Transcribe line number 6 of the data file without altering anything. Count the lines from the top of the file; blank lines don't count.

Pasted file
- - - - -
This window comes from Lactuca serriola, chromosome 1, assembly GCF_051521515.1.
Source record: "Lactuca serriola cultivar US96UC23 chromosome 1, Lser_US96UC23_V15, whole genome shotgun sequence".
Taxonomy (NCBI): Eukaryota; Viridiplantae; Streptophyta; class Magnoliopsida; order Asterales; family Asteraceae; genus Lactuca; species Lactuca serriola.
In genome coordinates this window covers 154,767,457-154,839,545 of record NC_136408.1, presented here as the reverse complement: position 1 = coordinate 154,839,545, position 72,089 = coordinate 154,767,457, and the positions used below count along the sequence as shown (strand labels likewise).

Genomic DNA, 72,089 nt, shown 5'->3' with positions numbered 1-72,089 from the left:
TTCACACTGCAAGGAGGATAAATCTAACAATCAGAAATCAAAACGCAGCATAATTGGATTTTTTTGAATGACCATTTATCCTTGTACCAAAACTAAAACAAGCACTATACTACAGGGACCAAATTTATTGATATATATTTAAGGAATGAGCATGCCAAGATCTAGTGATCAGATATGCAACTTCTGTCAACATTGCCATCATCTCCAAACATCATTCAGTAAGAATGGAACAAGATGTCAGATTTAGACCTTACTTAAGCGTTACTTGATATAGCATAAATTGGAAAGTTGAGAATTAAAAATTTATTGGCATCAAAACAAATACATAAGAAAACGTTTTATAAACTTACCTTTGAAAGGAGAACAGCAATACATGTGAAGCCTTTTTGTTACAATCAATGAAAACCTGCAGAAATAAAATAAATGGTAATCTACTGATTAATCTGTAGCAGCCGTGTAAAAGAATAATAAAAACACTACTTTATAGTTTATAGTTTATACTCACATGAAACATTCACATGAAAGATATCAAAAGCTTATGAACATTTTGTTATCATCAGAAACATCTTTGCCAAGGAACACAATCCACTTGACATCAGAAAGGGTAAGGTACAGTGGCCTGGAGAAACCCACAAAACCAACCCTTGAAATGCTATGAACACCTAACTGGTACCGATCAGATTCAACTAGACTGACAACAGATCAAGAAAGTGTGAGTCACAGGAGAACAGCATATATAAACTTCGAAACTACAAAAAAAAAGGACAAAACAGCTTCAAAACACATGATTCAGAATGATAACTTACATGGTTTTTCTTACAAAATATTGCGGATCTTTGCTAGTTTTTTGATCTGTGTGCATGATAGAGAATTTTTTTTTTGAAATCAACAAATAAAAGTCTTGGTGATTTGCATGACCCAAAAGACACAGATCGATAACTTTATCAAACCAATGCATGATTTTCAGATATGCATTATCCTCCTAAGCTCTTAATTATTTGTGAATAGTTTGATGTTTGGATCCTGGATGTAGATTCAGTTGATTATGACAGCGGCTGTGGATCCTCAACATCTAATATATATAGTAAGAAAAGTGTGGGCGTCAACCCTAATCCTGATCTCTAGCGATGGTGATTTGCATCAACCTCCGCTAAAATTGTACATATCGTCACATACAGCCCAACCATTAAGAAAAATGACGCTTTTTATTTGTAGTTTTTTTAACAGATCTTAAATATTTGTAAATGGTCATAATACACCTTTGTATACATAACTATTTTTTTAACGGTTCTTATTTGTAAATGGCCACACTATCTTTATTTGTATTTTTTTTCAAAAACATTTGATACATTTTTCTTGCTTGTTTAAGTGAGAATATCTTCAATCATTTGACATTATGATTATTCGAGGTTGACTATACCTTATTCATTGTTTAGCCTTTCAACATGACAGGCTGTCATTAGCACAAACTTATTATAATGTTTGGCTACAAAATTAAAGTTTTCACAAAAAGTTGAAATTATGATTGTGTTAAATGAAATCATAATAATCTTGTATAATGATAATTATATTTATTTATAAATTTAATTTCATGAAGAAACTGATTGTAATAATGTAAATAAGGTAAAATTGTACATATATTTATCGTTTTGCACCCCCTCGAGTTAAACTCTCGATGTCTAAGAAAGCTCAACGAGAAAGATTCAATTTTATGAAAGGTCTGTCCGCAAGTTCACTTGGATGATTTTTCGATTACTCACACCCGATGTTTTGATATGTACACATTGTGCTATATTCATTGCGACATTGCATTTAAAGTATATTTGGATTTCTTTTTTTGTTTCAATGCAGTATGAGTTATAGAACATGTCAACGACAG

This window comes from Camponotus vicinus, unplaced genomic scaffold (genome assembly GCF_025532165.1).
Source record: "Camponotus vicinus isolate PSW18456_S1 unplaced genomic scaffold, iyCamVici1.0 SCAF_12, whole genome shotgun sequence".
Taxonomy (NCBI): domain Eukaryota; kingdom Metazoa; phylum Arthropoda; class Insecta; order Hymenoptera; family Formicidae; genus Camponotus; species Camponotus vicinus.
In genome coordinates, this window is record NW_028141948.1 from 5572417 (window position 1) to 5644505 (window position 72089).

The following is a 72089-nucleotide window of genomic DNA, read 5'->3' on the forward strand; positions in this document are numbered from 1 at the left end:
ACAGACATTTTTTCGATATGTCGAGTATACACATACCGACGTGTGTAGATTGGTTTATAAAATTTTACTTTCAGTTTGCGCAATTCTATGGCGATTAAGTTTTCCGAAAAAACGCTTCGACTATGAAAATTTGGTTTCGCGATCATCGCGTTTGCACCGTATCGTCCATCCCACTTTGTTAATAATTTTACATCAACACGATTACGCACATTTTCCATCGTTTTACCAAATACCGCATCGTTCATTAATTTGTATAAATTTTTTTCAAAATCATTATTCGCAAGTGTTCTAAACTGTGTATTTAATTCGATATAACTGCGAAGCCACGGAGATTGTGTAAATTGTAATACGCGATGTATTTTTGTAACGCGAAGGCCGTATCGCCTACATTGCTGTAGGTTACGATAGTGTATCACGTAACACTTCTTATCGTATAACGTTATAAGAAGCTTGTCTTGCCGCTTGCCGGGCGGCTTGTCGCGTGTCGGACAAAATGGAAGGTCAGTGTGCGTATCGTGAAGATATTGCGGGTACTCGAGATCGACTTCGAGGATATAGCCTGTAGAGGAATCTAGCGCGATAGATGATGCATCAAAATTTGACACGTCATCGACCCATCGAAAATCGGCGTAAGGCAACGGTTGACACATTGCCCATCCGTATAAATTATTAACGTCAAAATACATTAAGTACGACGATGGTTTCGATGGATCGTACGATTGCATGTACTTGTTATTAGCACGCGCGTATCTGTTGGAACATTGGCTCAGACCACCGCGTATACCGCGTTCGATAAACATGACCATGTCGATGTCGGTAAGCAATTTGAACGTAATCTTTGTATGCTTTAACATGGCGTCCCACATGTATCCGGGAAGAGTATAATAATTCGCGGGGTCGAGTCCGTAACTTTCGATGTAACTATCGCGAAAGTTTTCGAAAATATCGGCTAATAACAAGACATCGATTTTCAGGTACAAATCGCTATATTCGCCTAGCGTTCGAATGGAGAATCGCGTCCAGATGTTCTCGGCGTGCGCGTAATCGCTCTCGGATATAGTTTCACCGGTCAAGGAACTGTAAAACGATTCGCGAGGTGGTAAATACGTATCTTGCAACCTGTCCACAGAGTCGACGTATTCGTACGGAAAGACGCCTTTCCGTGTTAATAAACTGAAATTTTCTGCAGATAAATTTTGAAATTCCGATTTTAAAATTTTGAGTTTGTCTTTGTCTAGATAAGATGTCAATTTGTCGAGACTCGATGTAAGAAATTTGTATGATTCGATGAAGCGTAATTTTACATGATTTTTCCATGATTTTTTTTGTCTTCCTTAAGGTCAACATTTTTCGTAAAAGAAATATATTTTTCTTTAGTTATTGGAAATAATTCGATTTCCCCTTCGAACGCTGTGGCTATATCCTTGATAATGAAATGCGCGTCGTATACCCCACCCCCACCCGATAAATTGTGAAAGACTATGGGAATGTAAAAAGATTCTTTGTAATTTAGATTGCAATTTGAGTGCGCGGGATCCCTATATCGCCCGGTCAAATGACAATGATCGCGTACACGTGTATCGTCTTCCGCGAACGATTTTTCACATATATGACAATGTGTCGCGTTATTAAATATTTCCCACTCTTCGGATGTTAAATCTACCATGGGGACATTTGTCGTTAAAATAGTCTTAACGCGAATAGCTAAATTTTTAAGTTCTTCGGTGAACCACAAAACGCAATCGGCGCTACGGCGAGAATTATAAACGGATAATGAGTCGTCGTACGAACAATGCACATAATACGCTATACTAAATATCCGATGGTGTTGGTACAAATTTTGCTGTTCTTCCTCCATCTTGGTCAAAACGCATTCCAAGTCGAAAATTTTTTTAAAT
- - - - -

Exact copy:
TTCACACTGCAAGGAGGATAAATCTAACAATCAGAAATCAAAACGCAGCATAATTGGATTTTTTTGAATGACCATTTATCCTTGTACCAAAACTAAAACAAGCACTATACTACAGGGACCAAATTTATTGATATATATTTAAGGAATGAGCATGCCAAGATCTAGTGATCAGATATGCAACTTCTGTCAACATTGCCATCATCTCCAAACATCATTCAGTAAGAATGGAACAAGATGTCAGATTTAGACCTTACTTAAGCGTTACTTGATATAGCATAAATTGGAAAGTTGAGAATTAAAAATTTATTGGCATCAAAACAAATACATAAGAAAACGTTTTATAAACTTACCTTTGAAAGGAGAACAGCAATACATGTGAAGCCTTTTTGTTACAATCAATGAAAACCTGCAGAAATAAAATAAATGGTAATCTACTGATTAATCTGTAGCAGCCGTGTAAAAGAATAATAAAAACACTACTTTATAGTTTATAGTTTATACTCACATGAAACATTCACATGAAAGATATCAAAAGCTTATGAACATTTTGTTATCATCAGAAACATCTTTGCCAAGGAACACAATCCACTTGACATCAGAAAGGGTAAGGTACAGTGGCCTGGAGAAACCCACAAAACCAACCCTTGAAATGCTATGAACACCTAACTGGTACCGATCAGATTCAACTAGACTGACAACAGATCAAGAAAGTGTGAGTCACAGGAGAACAGCATATATAAACTTCGAAACTACAAAAAAAAAGGACAAAACAGCTTCAAAACACATGATTCAGAATGATAACTTACATGGTTTTTCTTACAAAATATTGCGGATCTTTGCTAGTTTTTTGATCTGTGTGCATGATAGAGAATTTTTTTTTTGAAATCAACAAATAAAAGTCTTGGTGATTTGCATGACCCAAAAGACACAGATCGATAACTTTATCAAACCAATGCATGATTTTCAGATATGCATTATCCTCCTAAGCTCTTAATTATTTGTGAATAGTTTGATGTTTGGATCCTGGATGTAGATTCAGTTGATTATGACAGCGGCTGTGGATCCTCAACATCTAATATATATAGTAAGAAAAGTGTGGGCGTCAACCCTAATCCTGATCTCTAGCGATGGTGATTTGCATCAACCTCCGCTAAAATTGTACATATCGTCACATACAGCCCAACCATTAAGAAAAATGACGCTTTTTATTTGTAGTTTTTTTAACAGATCTTAAATATTTGTAAATGGTCATAATACACCTTTGTATACATAACTATTTTTTTAACGGTTCTTATTTGTAAATGGCCACACTATCTTTATTTGTATTTTTTTTCAAAAACATTTGATACATTTTTCTTGCTTGTTTAAGTGAGAATATCTTCAATCATTTGACATTATGATTATTCGAGGTTGACTATACCTTATTCATTGTTTAGCCTTTCAACATGACAGGCTGTCATTAGCACAAACTTATTATAATGTTTGGCTACAAAATTAAAGTTTTCACAAAAAGTTGAAATTATGATTGTGTTAAATGAAATCATAATAATCTTGTATAATGATAATTATATTTATTTATAAATTTAATTTCATGAAGAAACTGATTGTAATAATGTAAATAAGGTAAAATTGTACATATATTTATCGTTTTGCACCCCCTCGAGTTAAACTCTCGATGTCTAAGAAAGCTCAACGAGAAAGATTCAATTTTATGAAAGGTCTGTCCGCAAGTTCACTTGGATGATTTTTCGATTACTCACACCCGATGTTTTGATATGTACACATTGTGCTATATTCATTGCGACATTGCATTTAAAGTATATTTGGATTTCTTTTTTTGTTTCAATGCAGTATGAGTTATAGAACATGTCAACGACAG